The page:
“All the things that were supposed to cure all this, we did them,” said veteran Democratic consultant Bill Carrick, referring to how the state tasked a panel of citizens, not politicians, with the job of drawing congressional districts and created the state’s open primary system that sends the top two vote-getters regardless of party to the general election.

And yet, the trend persists.

In many parts of the country, politicians complain of having to perpetually run for office. While that can force them to spend more time in their districts, tending to the needs of constituents, in today’s political climate it also can drive candidates to feel beholden to party bosses, especially as the GOP fractures.

So does it matter if our incumbent representatives can sit comfortably in office, sailing to easy 50-point wins year after year without even needing to campaign?

Khanna says it matters a lot — and it needs to change. Young challengers often have a better grounding in issues of particular interest to young voters, he argues, ranging from student loan forgiveness to tech reform to tackling climate change.

“Democracy depends on renewal,” said Khanna, who was co-chair of Sen. Bernie Sanders’ 2020 presidential campaign.

Eshoo sees it differently. She says that constituents benefit from having long-serving members, who have the experience, expertise, and power to get things done in Congress.

“Someone is half my age, so they’re twice as capable?” she asked rhetorically. “In the Congress, seniority is empowering. The manifestations of that power, together with the experience, really cannot be diminished.”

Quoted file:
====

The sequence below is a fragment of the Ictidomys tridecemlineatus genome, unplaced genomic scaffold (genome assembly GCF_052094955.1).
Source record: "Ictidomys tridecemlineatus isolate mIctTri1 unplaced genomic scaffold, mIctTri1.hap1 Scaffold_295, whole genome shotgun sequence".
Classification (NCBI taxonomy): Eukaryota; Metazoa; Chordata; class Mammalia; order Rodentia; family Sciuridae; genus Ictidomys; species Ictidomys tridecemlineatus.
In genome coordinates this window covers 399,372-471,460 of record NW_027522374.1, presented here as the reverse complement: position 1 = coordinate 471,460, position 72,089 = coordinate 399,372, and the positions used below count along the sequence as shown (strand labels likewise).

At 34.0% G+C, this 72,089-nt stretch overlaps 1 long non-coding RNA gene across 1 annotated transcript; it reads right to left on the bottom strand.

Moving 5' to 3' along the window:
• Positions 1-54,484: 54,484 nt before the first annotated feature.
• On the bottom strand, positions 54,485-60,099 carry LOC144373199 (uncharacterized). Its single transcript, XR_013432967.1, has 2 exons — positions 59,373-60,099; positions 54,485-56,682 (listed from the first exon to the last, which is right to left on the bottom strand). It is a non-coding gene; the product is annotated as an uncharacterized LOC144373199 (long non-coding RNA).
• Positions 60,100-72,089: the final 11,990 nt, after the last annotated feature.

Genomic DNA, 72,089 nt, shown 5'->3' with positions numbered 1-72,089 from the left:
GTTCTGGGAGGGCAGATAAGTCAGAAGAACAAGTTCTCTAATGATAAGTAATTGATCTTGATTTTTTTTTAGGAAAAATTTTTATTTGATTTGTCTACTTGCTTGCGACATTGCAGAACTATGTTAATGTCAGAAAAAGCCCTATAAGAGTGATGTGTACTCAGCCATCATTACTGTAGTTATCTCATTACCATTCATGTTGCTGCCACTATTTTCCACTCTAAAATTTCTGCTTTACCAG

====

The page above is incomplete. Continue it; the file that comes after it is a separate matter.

That experience in crisis was on display in the January 6 hearings with behind-the-scenes footage of Pelosi front and center calling the governor of Virginia to send in the National Guard to quash the rioters overtaking the Capitol. And Rep. Zoe Lofgren, a San Jose Democrat first elected in 1994, has played a key role in some of the U.S. government’s most critical moments of the last half century, from her work as a law student helping the House Judiciary Committee draft impeachment charges of President Richard Nixon to her service as a manager in President Trump’s first impeachment trial and as a member of the House’s Jan. 6 committee.

How exactly the Bay Area has become so immune from competition is a matter of debate.

UC Merced political science professor Jessica Trounstine, whose work focuses on the impact of incumbency in large American cities, said that the lack of competitiveness in the Bay Area is explainable in part by the unparalleled exodus of lower-income people from the region.

Though gentrification has impacted major metros throughout the country, none have been as heavily impacted as the Bay Area.

That means that incumbent House members have an easier time crafting popular economic policies, since they don’t have to appeal to voters across a wide range of incomes, and thus have an easier time winning re-election.

“It’s not just abortion,” she said. “Anytime a politician can create even a small coalition, it amplifies their presence.”

Campbell says that another reason that California House members generally fail to leave office is that there is no room for advancement. California has 52 House members, but, like other states, just 2 senators. That imbalance leaves House members with few options but to seek re-election until retirement or launch long-shot presidential runs, as Dublin Rep. Eric Swalwell attempted in 2020. This year, Khanna has sparked rumors he’s testing the presidential waters by employing consultants in early primary states.